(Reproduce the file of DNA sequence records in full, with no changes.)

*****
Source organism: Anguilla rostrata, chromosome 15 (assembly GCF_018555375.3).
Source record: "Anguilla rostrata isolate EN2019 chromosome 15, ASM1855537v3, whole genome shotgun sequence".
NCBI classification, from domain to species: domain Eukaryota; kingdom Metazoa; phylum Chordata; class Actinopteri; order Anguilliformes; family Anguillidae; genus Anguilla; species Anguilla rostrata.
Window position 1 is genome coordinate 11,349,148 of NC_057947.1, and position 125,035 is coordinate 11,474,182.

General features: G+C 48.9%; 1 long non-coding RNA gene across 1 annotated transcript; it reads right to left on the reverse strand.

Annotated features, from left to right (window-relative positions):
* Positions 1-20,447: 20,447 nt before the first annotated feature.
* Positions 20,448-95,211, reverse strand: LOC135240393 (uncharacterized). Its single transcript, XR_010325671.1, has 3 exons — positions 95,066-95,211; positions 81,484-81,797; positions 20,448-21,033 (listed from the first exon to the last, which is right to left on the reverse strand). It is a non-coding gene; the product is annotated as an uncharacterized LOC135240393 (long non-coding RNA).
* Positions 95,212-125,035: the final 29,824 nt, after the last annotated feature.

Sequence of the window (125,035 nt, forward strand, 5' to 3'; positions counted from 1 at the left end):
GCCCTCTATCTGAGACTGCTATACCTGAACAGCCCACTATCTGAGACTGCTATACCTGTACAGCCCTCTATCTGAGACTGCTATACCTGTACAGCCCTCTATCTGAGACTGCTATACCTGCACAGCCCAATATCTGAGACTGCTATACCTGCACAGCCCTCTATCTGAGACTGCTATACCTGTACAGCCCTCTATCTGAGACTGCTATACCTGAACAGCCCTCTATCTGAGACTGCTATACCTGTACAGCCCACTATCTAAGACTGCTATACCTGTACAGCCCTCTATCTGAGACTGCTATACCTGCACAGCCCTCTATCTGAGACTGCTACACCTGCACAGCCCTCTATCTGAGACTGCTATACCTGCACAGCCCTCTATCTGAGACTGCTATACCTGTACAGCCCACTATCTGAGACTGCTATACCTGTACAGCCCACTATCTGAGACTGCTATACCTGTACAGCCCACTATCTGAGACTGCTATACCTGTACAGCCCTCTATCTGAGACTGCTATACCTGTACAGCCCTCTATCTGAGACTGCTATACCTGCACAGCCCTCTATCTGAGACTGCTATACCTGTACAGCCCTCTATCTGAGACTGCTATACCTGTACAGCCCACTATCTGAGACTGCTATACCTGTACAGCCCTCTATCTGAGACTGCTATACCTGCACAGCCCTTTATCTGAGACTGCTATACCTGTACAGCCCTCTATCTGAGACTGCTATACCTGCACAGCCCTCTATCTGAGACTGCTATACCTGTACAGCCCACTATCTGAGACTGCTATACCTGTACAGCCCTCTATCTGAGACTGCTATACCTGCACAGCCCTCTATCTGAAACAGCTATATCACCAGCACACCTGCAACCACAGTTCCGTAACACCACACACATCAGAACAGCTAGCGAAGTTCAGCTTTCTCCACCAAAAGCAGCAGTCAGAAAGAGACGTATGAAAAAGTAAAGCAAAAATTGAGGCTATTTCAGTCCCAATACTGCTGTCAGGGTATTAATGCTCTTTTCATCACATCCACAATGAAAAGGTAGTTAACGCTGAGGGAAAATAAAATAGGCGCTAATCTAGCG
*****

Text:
Source organism: Anguilla rostrata, chromosome 15 (assembly GCF_018555375.3).
Source record: "Anguilla rostrata isolate EN2019 chromosome 15, ASM1855537v3, whole genome shotgun sequence".
NCBI classification, from domain to species: domain Eukaryota; kingdom Metazoa; phylum Chordata; class Actinopteri; order Anguilliformes; family Anguillidae; genus Anguilla; species Anguilla rostrata.
Window position 1 is genome coordinate 11,349,148 of NC_057947.1, and position 125,035 is coordinate 11,474,182.

General features: G+C 48.9%; 1 long non-coding RNA gene across 1 annotated transcript; it reads right to left on the reverse strand.

Annotated features, from left to right (window-relative positions):
* Positions 1-20,447: 20,447 nt before the first annotated feature.
* Positions 20,448-95,211, reverse strand: LOC135240393 (uncharacterized). Its single transcript, XR_010325671.1, has 3 exons — positions 95,066-95,211; positions 81,484-81,797; positions 20,448-21,033 (listed from the first exon to the last, which is right to left on the reverse strand). It is a non-coding gene; the product is annotated as an uncharacterized LOC135240393 (long non-coding RNA).
* Positions 95,212-125,035: the final 29,824 nt, after the last annotated feature.

Sequence of the window (125,035 nt, forward strand, 5' to 3'; positions counted from 1 at the left end):
GCCCTCTATCTGAGACTGCTATACCTGAACAGCCCACTATCTGAGACTGCTATACCTGTACAGCCCTCTATCTGAGACTGCTATACCTGTACAGCCCTCTATCTGAGACTGCTATACCTGCACAGCCCAATATCTGAGACTGCTATACCTGCACAGCCCTCTATCTGAGACTGCTATACCTGTACAGCCCTCTATCTGAGACTGCTATACCTGAACAGCCCTCTATCTGAGACTGCTATACCTGTACAGCCCACTATCTAAGACTGCTATACCTGTACAGCCCTCTATCTGAGACTGCTATACCTGCACAGCCCTCTATCTGAGACTGCTACACCTGCACAGCCCTCTATCTGAGACTGCTATACCTGCACAGCCCTCTATCTGAGACTGCTATACCTGTACAGCCCACTATCTGAGACTGCTATACCTGTACAGCCCACTATCTGAGACTGCTATACCTGTACAGCCCACTATCTGAGACTGCTATACCTGTACAGCCCTCTATCTGAGACTGCTATACCTGTACAGCCCTCTATCTGAGACTGCTATACCTGCACAGCCCTCTATCTGAGACTGCTATACCTGTACAGCCCTCTATCTGAGACTGCTATACCTGTACAGCCCACTATCTGAGACTGCTATACCTGTACAGCCCTCTATCTGAGACTGCTATACCTGCACAGCCCTTTATCTGAGACTGCTATACCTGTACAGCCCTCTATCTGAGACTGCTATACCTGCACAGCCCTCTATCTGAGACTGCTATACCTGTACAGCCCACTATCTGAGACTGCTATACCTGTACAGCCCTCTATCTGAGACTGCTATACCTGCACAGCCCTCTATCTGAAACAGCTATATCACCAGCACACCTGCAACCACAGTTCCGTAACACCACACACATCAGAACAGCTAGCGAAGTTCAGCTTTCTCCACCAAAAGCAGCAGTCAGAAAGAGACGTATGAAAAAGTAAAGCAAAAATTGAGGCTATTTCAGTCCCAATACTGCTGTCAGGGTATTAATGCTCTTTTCATCACATCCACAATGAAAAGGTAGTTAACGCTGAGGGAAAATAAAATAGGCGCTAATCTAGCG